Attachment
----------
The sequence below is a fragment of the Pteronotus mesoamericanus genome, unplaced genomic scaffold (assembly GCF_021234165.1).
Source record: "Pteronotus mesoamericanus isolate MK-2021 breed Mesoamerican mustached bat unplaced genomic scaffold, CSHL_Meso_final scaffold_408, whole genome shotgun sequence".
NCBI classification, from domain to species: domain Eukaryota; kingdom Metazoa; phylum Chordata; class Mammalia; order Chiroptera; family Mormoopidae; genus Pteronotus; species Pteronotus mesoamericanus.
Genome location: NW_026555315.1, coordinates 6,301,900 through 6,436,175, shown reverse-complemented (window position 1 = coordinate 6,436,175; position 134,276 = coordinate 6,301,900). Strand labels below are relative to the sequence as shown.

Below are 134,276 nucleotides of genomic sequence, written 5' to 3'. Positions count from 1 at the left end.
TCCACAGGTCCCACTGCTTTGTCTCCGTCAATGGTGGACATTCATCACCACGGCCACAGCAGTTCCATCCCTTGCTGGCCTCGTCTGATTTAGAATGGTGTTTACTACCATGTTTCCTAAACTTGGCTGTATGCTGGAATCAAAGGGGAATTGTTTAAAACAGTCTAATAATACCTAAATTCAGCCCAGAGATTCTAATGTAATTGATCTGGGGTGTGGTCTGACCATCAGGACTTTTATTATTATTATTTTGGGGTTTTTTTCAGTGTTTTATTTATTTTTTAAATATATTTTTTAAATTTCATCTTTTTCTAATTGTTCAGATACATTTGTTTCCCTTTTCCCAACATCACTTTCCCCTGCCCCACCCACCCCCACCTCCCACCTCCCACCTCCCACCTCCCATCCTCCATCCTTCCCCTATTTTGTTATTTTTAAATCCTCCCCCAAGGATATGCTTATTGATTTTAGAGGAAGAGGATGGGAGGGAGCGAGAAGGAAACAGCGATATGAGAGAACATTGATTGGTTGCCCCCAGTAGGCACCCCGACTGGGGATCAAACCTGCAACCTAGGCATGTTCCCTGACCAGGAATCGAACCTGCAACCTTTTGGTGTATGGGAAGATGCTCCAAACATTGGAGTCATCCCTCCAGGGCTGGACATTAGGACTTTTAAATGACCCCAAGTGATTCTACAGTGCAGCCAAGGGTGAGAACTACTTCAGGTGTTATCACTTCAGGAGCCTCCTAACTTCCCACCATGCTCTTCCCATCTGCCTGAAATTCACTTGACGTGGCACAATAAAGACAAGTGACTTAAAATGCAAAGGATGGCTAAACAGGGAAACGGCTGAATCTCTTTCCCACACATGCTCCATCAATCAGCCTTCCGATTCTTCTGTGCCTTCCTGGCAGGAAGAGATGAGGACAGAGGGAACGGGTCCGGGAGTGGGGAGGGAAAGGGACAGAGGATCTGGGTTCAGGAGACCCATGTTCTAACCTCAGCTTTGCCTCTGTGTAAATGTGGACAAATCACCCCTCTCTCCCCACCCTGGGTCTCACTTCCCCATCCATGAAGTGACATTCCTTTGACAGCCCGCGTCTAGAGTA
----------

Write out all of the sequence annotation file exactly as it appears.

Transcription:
The sequence below is a fragment of the Pteronotus mesoamericanus genome, unplaced genomic scaffold (assembly GCF_021234165.1).
Source record: "Pteronotus mesoamericanus isolate MK-2021 breed Mesoamerican mustached bat unplaced genomic scaffold, CSHL_Meso_final scaffold_408, whole genome shotgun sequence".
NCBI classification, from domain to species: domain Eukaryota; kingdom Metazoa; phylum Chordata; class Mammalia; order Chiroptera; family Mormoopidae; genus Pteronotus; species Pteronotus mesoamericanus.
Genome location: NW_026555315.1, coordinates 6,301,900 through 6,436,175, shown reverse-complemented (window position 1 = coordinate 6,436,175; position 134,276 = coordinate 6,301,900). Strand labels below are relative to the sequence as shown.

Below are 134,276 nucleotides of genomic sequence, written 5' to 3'. Positions count from 1 at the left end.
TCCACAGGTCCCACTGCTTTGTCTCCGTCAATGGTGGACATTCATCACCACGGCCACAGCAGTTCCATCCCTTGCTGGCCTCGTCTGATTTAGAATGGTGTTTACTACCATGTTTCCTAAACTTGGCTGTATGCTGGAATCAAAGGGGAATTGTTTAAAACAGTCTAATAATACCTAAATTCAGCCCAGAGATTCTAATGTAATTGATCTGGGGTGTGGTCTGACCATCAGGACTTTTATTATTATTATTTTGGGGTTTTTTTCAGTGTTTTATTTATTTTTTAAATATATTTTTTAAATTTCATCTTTTTCTAATTGTTCAGATACATTTGTTTCCCTTTTCCCAACATCACTTTCCCCTGCCCCACCCACCCCCACCTCCCACCTCCCACCTCCCACCTCCCATCCTCCATCCTTCCCCTATTTTGTTATTTTTAAATCCTCCCCCAAGGATATGCTTATTGATTTTAGAGGAAGAGGATGGGAGGGAGCGAGAAGGAAACAGCGATATGAGAGAACATTGATTGGTTGCCCCCAGTAGGCACCCCGACTGGGGATCAAACCTGCAACCTAGGCATGTTCCCTGACCAGGAATCGAACCTGCAACCTTTTGGTGTATGGGAAGATGCTCCAAACATTGGAGTCATCCCTCCAGGGCTGGACATTAGGACTTTTAAATGACCCCAAGTGATTCTACAGTGCAGCCAAGGGTGAGAACTACTTCAGGTGTTATCACTTCAGGAGCCTCCTAACTTCCCACCATGCTCTTCCCATCTGCCTGAAATTCACTTGACGTGGCACAATAAAGACAAGTGACTTAAAATGCAAAGGATGGCTAAACAGGGAAACGGCTGAATCTCTTTCCCACACATGCTCCATCAATCAGCCTTCCGATTCTTCTGTGCCTTCCTGGCAGGAAGAGATGAGGACAGAGGGAACGGGTCCGGGAGTGGGGAGGGAAAGGGACAGAGGATCTGGGTTCAGGAGACCCATGTTCTAACCTCAGCTTTGCCTCTGTGTAAATGTGGACAAATCACCCCTCTCTCCCCACCCTGGGTCTCACTTCCCCATCCATGAAGTGACATTCCTTTGACAGCCCGCGTCTAGAGTA